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I'm doing exercises in Real Analysis of Folland and got stuck on this problem. I don't know how to calculate limit with the variable on the upper bound of the integral. Hope some one can help me solve this. I really appreciate.

Show that $\lim\limits_{k\rightarrow\infty}\int_0^kx^n(1-k^{-1}x)^k~dx=n!$

Thanks so much for your consideration.

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  • $\begingroup$ Make the substitution $u=x/k$. $\endgroup$ – Ted Shifrin Feb 22 '14 at 11:26
  • $\begingroup$ I think if you integrate by parts, keeping $x^n$ the second function, and go on recursively, $n!$ term should pop out. And then you can take limit $k \rightarrow \infty$ the remaining factor could be 1 ? Have you tried this way ?? $\endgroup$ – DiffeoR Feb 22 '14 at 11:27
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We have

$$\int_0^k x^n(1-k^{-1}x)^kdx=\int_0^\infty x^n(1-k^{-1}x)^k\chi_{(0,k)}dx$$ then since $$x^n(1-k^{-1}x)^k\chi_{(0,k)}\le x^n e^{-x},\;\forall k$$ and the function $$x\mapsto x^n e^{-x}$$ is integrable on the interval $(0,\infty)$ then by the dominated convergence theorem we have $$\lim_{k\to\infty}\int_0^k x^n(1-k^{-1}x)^kdx=\int_0^\infty x^ne^{-x}dx=\Gamma(n+1)=n!$$

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  • $\begingroup$ absolutely right. Thanks so much. $\endgroup$ – le duc quang Feb 23 '14 at 8:38
  • $\begingroup$ You're welcome. $\endgroup$ – user63181 Feb 23 '14 at 12:07
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$\newcommand{\+}{^{\dagger}}% \newcommand{\angles}[1]{\left\langle #1 \right\rangle}% \newcommand{\braces}[1]{\left\lbrace #1 \right\rbrace}% \newcommand{\bracks}[1]{\left\lbrack #1 \right\rbrack}% \newcommand{\ceil}[1]{\,\left\lceil #1 \right\rceil\,}% \newcommand{\dd}{{\rm d}}% \newcommand{\down}{\downarrow}% \newcommand{\ds}[1]{\displaystyle{#1}}% \newcommand{\equalby}[1]{{#1 \atop {= \atop \vphantom{\huge A}}}}% \newcommand{\expo}[1]{\,{\rm e}^{#1}\,}% \newcommand{\fermi}{\,{\rm f}}% \newcommand{\floor}[1]{\,\left\lfloor #1 \right\rfloor\,}% \newcommand{\half}{{1 \over 2}}% \newcommand{\ic}{{\rm i}}% \newcommand{\iff}{\Longleftrightarrow} \newcommand{\imp}{\Longrightarrow}% \newcommand{\isdiv}{\,\left.\right\vert\,}% \newcommand{\ket}[1]{\left\vert #1\right\rangle}% \newcommand{\ol}[1]{\overline{#1}}% \newcommand{\pars}[1]{\left( #1 \right)}% \newcommand{\partiald}[3][]{\frac{\partial^{#1} #2}{\partial #3^{#1}}} \newcommand{\pp}{{\cal P}}% \newcommand{\root}[2][]{\,\sqrt[#1]{\,#2\,}\,}% \newcommand{\sech}{\,{\rm sech}}% \newcommand{\sgn}{\,{\rm sgn}}% \newcommand{\totald}[3][]{\frac{{\rm d}^{#1} #2}{{\rm d} #3^{#1}}} \newcommand{\ul}[1]{\underline{#1}}% \newcommand{\verts}[1]{\left\vert\, #1 \,\right\vert}$ Hereafter we'll use the Beta Function $\ds{{\rm B}\pars{x,y} = \int_{0}^{1}t^{x - 1}\pars{1 - t}^{y - 1}\,\dd t}$ with $\ds{\pars{~\Re\pars{x} > 0\,,\Re\pars{y} > 0~}}$ and its property $\ds{{\rm B}\pars{x,y} = {\Gamma\pars{x}\Gamma\pars{y} \over \Gamma\pars{x + y}}}$. $\ds{\Gamma\pars{z}}$ is the Gamma Function. For $n\ \in\ {\mathbb N}$, it satisfies $\ds{\Gamma\pars{n + 1} = n!}$.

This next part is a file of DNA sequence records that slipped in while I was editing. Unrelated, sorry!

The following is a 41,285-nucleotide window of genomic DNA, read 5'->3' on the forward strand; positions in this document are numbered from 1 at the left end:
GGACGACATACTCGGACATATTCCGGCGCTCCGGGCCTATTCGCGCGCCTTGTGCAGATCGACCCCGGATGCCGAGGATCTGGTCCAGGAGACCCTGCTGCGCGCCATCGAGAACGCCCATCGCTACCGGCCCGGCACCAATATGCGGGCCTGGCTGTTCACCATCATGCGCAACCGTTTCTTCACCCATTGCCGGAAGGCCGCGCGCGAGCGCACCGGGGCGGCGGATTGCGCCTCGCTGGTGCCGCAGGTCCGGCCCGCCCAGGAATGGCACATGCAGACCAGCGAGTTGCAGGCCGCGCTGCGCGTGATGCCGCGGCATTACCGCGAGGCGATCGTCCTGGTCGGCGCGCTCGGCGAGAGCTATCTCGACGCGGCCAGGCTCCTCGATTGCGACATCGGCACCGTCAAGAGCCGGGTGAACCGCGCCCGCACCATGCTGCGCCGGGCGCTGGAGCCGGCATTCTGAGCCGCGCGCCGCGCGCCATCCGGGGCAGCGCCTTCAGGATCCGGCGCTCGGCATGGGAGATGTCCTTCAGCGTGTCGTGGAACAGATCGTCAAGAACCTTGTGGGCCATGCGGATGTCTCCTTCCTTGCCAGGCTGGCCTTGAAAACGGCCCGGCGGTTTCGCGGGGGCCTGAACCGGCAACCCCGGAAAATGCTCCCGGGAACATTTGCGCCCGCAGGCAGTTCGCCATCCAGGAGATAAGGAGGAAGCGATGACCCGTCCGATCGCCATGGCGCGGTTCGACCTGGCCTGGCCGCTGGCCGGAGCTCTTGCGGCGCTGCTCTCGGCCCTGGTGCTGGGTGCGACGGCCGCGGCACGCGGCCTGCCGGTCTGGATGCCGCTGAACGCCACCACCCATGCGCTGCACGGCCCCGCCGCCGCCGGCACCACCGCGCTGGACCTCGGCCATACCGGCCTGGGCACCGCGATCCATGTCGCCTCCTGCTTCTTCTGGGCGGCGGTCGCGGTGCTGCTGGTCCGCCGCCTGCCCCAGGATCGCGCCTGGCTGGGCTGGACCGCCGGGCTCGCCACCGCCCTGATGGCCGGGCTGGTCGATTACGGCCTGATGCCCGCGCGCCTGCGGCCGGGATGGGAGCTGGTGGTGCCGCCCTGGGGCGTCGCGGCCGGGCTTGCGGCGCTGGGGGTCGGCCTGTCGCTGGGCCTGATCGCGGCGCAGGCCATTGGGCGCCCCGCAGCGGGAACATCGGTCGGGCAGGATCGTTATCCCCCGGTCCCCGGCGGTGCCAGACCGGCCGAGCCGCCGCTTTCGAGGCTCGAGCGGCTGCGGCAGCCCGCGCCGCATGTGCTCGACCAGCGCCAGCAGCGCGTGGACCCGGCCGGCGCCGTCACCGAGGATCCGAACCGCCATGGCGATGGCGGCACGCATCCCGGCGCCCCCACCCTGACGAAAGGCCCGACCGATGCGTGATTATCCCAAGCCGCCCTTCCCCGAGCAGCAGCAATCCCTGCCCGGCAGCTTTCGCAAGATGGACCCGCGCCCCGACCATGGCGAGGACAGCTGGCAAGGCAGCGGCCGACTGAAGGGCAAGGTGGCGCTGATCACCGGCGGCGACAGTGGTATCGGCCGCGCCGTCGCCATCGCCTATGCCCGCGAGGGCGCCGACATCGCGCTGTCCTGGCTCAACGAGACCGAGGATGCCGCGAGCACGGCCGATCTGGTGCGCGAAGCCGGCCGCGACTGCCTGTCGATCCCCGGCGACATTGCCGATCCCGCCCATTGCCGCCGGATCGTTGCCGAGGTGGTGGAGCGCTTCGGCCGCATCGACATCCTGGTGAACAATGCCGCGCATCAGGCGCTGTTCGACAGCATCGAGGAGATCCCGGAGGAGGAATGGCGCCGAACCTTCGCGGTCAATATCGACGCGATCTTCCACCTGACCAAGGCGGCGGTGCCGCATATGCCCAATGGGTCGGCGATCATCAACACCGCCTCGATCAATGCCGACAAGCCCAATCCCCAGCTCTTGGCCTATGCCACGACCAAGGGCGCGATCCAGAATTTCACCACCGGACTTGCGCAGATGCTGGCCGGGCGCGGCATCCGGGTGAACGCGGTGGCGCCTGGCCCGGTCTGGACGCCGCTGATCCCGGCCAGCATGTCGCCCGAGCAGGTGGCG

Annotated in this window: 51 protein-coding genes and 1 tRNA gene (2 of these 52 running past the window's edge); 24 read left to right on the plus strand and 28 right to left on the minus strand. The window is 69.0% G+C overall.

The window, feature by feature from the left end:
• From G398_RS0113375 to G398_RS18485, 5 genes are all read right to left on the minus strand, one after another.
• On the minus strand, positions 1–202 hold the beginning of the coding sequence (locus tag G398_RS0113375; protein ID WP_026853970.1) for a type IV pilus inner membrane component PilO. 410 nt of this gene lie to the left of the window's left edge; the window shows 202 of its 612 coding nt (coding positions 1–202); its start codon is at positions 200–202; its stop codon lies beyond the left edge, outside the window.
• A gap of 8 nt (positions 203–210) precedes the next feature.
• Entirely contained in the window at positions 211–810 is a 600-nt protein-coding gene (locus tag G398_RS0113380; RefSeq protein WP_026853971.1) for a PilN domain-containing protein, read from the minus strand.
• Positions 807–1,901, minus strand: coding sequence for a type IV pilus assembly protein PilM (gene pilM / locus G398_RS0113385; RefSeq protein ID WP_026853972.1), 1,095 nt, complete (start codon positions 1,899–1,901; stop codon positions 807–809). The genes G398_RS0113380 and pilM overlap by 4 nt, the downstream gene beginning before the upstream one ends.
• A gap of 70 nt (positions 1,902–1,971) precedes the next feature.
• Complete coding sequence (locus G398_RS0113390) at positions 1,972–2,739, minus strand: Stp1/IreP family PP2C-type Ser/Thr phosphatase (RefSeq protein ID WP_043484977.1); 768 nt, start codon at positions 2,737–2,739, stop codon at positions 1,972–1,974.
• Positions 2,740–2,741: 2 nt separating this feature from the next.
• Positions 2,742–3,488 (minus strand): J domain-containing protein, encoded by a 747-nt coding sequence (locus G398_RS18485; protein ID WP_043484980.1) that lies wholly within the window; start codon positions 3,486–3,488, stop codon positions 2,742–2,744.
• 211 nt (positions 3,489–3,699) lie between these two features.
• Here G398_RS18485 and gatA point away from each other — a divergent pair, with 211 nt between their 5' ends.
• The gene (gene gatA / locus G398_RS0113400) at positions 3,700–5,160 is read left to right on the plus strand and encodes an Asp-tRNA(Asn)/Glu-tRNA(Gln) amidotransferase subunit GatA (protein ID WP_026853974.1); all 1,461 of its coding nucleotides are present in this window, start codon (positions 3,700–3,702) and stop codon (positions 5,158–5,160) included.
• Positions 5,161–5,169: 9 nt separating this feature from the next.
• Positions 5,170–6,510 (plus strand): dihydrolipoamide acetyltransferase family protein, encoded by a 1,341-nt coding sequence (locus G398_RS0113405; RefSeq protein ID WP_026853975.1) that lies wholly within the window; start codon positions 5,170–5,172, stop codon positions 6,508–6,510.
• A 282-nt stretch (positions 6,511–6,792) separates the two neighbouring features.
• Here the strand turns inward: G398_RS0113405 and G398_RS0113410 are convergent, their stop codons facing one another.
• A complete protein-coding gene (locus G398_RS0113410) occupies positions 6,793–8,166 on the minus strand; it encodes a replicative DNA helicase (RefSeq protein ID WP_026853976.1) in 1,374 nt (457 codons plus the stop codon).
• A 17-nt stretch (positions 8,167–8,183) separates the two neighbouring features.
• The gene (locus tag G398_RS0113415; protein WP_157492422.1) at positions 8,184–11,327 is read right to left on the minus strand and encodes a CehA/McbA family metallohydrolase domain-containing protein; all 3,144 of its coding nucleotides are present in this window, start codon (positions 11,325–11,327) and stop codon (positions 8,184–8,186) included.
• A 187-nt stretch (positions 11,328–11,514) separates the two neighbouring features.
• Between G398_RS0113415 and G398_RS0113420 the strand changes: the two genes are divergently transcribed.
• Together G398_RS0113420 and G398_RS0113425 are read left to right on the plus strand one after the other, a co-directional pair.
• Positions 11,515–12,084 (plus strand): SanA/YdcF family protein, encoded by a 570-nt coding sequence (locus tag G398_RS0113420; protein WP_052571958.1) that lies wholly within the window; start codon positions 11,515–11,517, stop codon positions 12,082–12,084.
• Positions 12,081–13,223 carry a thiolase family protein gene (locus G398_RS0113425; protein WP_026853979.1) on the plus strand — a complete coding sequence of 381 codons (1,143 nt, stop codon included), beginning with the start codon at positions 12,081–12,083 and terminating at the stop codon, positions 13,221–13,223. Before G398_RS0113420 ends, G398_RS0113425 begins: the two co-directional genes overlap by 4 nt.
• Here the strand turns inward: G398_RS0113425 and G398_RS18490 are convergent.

\begin{align} &\lim_{k \to \infty}\int_{0}^{k}x^{n}\pars{1 -k^{- 1}x}^{k}\,\dd x= \lim_{k \to \infty}\bracks{k^{n + 1}\int_{0}^{1}x^{n}\pars{1 - x}^{k}\,\dd x} \\[3mm]&=\lim_{k \to \infty}\bracks{k^{n + 1}{\rm B}\pars{n + 1,k + 1}} =\lim_{k \to \infty}\bracks{% k^{n + 1}\,{\Gamma\pars{n + 1}\Gamma\pars{k + 1}\over \Gamma\pars{n + k + 2}}} \\[3mm]&=n!\lim_{k \to \infty}\bracks{{k^{n + 1}k! \over \pars{n + k + 1}!}} \tag{1} \end{align}

However, \begin{align} &\lim_{k \to \infty}\bracks{k^{n + 1}k! \over \pars{n + k + 1}!} =\lim_{k \to \infty} \bracks{k^{n + 1} \over \pars{k + n + 1}\pars{k + n}\ldots\pars{k + 1}} \\[3mm]&= \lim_{k \to \infty}\bracks{% \pars{1 + {n + 1 \over k}}\pars{1 + {n \over k}}\ldots\pars{1 + {1 \over k}}}^{-1} = 1 \end{align}

By replacing this result in $\pars{1}$, we get: $$\color{#00f}{\large% \lim_{k \to \infty}\int_{0}^{k}x^{n}\pars{1 -k^{- 1}x}^{k}\,\dd x =n!} $$

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  • $\begingroup$ Yes, this is the painful approach: more complicated, more error-prone, fails as soon as one perturbs the problem, does not explain why the result holds. $\endgroup$ – Did Feb 23 '14 at 10:13
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Let $$ f_k(x)=\left\{\begin{array}{ccc} \left(1-\frac{x}{k}\right)^{k}x^n & \text{if} & x\in [0,k], \\ \\ 0 & \text{if} & x>k. \end{array} \right. $$ Then $$ 0\le f_k(x)\le \mathrm{e}^{-x}x^n, $$ for all $k$ and $x\ge 0$, and $\lim_{k\to\infty}f_k(x)=\mathrm{e}^{-x}x^n$, for all $x\ge 0$.

Lebesgue Dominated Convergence Theorem is applicable as $\mathrm{e}^{-x}x^n\in L^1(0,\infty)$, and implies that $$ \lim_{k\to\infty}\int_0^k \left(1-\frac{x}{k}\right)^k x^n\,dx= \lim_{k\to\infty}\int_0^\infty f_k(x)\,dx=\int_0^\infty \mathrm{e}^{-x}\,x^n\,dx=\Gamma(n+1)=n! $$

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  • $\begingroup$ correctly. thanks so much... $\endgroup$ – le duc quang Feb 23 '14 at 8:38

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